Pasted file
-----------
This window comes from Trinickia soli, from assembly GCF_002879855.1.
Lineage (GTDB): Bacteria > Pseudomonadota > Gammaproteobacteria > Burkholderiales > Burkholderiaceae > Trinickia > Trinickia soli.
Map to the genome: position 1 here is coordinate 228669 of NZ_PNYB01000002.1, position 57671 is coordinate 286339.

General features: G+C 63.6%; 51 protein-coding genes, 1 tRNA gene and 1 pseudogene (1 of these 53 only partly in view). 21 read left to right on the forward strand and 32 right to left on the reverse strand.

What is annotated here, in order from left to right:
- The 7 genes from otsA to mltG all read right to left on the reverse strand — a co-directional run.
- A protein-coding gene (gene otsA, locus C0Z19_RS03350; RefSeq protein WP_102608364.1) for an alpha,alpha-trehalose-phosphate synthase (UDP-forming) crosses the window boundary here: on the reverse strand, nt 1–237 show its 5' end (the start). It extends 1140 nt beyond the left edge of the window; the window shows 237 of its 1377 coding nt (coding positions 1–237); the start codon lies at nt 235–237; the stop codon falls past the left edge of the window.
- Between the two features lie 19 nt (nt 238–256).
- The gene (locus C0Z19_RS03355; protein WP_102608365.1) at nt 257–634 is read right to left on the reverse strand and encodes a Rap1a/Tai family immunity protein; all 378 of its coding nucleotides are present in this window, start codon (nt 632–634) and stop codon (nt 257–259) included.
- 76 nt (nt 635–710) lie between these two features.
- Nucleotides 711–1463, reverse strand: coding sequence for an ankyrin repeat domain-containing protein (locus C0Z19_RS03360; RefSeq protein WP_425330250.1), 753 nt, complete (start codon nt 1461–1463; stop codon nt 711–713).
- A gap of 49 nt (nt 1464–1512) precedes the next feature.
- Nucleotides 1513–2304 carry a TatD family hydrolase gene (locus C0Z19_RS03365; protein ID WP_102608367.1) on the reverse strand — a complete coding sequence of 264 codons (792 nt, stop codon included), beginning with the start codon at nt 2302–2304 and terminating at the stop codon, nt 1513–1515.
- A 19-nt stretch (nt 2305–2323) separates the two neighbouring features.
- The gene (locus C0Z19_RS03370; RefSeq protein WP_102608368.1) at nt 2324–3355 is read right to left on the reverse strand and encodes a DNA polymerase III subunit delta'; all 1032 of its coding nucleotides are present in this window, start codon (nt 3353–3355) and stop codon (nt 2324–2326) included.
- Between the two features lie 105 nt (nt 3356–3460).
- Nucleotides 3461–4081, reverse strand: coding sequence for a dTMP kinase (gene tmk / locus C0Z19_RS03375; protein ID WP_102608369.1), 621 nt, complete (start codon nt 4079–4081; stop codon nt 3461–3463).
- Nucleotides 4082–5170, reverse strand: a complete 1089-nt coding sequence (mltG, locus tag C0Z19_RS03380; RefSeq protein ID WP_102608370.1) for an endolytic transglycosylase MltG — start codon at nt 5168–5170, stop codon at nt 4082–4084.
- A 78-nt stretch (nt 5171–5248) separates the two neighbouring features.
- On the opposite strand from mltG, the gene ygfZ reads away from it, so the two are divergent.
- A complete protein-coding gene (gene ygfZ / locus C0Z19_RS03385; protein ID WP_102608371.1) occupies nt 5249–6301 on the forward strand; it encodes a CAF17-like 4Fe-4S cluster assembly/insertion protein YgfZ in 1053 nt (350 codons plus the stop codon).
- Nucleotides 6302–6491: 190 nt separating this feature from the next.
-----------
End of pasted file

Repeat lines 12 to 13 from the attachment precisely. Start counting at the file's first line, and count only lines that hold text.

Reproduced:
- A gap of 49 nt (nt 1464–1512) precedes the next feature.
- Nucleotides 1513–2304 carry a TatD family hydrolase gene (locus C0Z19_RS03365; protein ID WP_102608367.1) on the reverse strand — a complete coding sequence of 264 codons (792 nt, stop codon included), beginning with the start codon at nt 2302–2304 and terminating at the stop codon, nt 1513–1515.